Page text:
The Huron County Solid Waste Management District was created as a result of House Bill 592, passed in 1988. The bill created 52 Solid Waste Management Districts in Ohio. The District’s mission is to assure there is sufficient capacity available to dispose of local solid waste and implement educational programs to reduce, reuse, and recycle 50% of the waste that is generated by local businesses and residents. Also, the District is required to ensure that 90% of the county residents have access to recycling, or to provide data that 25% (or more) of residential materials are recycled.
To do this, every county in Ohio is required to have a Solid Waste District, and a plan covering at least a fifteen year period, detailing how they will reduce the amount of solid waste disposed by their citizens and businesses.
Each District plan must contain specific programs for the reduction of:
• Household waste
• Industrial waste
• Household hazardous waste
• Yard waste
The District's plan must be approved by the Ohio Environmental Protection Agency and the cities, villages and townships located in the District. It is updated every five years with current information and new programs.
How is the District funded?
Ohio law allows Solid Waste Districts to fund their recycling programs by collecting a fee on solid waste disposed in landfills and transfer stations. The law requires Ohio landfills and transfer stations to collect fees on behalf of Districts and remit the fees monthly to the appropriate Solid Waste District.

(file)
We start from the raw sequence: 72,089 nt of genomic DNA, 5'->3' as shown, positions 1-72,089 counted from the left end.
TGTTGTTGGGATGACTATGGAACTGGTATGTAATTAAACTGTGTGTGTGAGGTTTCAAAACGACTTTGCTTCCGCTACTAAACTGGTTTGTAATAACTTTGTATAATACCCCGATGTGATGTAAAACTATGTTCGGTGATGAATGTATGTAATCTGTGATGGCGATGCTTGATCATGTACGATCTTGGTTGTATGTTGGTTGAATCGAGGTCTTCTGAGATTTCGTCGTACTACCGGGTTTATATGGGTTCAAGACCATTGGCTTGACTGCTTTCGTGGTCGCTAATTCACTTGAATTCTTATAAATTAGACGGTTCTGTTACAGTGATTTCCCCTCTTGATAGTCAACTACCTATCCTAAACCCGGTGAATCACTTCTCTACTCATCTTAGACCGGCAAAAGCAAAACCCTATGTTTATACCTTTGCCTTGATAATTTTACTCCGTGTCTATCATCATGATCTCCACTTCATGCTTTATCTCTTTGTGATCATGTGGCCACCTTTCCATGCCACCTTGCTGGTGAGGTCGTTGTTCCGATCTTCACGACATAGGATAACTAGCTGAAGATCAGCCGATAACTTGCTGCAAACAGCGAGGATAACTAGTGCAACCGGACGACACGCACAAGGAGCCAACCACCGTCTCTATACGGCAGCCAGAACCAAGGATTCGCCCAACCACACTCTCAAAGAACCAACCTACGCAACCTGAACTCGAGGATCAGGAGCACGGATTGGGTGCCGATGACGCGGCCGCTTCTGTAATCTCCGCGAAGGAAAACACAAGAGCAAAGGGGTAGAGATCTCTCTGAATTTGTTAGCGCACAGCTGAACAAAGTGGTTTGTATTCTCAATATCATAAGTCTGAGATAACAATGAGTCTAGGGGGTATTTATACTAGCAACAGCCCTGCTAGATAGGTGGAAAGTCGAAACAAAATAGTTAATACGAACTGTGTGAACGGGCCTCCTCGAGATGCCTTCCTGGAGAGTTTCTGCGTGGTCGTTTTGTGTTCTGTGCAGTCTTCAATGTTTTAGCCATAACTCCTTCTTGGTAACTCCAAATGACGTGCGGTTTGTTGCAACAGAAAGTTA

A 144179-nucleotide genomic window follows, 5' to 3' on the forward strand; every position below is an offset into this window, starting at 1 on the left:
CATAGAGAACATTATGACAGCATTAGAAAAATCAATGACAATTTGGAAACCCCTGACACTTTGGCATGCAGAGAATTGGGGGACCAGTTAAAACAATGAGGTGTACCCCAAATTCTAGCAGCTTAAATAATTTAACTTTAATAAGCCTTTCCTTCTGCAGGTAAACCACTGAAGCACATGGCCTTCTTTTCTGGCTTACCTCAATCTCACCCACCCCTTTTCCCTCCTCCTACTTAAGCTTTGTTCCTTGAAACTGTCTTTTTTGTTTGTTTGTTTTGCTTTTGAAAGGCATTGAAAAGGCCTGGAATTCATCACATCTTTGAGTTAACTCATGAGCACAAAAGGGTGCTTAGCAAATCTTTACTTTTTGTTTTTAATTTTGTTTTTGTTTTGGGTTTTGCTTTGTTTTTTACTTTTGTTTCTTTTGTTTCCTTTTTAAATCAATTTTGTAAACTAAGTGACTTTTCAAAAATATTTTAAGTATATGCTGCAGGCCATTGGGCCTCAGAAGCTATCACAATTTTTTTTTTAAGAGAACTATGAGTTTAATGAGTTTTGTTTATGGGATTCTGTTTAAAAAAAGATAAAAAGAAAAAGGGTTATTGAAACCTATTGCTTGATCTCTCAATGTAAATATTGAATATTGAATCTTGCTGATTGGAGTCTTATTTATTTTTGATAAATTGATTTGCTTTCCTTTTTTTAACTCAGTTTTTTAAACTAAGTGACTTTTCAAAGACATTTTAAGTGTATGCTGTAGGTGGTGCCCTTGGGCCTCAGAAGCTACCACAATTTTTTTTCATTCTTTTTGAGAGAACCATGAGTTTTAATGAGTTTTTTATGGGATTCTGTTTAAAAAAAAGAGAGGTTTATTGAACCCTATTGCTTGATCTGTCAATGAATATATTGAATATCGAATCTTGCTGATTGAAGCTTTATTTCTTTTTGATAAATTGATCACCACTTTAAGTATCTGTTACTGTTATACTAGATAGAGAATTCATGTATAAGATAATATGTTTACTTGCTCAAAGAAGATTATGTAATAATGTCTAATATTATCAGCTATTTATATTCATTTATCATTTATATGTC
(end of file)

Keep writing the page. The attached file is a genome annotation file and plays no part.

The Huron County Solid Waste District is funded by a $4.50 per ton generation fee that is charged on waste originating in Huron County. The fee is collected at any landfill or transfer station in Ohio where Huron County waste is taken.
In order to fund educational programs and special waste reduction projects, the District also seeks out and applies for grant funds.
The District does not receive funding from the county general fund. Neither can District fees be used to support county activities. Fee revenue can only be spent on District activities.
Policy Committee Members
The District Policy Committee is a seven-member committee responsible for the development of the District plan and programs. Representatives in 2020 include:
• Joe Hintz, Chairman Huron County Commissioners
• David Light City of Norwalk
• Tim Hollinger Huron County Health Dept.
• Richard Wiles Township Representative
• Jim Stavropulos Industry
• Chris Hipp General Interest of Citizens
• John Swartz Public Representative
District Board of Directors
The District Board of Directors is responsible for implementing District waste reduction programs in accordance with the District Plan. By Ohio law, the Board consists of the Huron County Commissioners:
• Terry Boose, President
• Joe Hintz
• Bruce (Skip) Wilde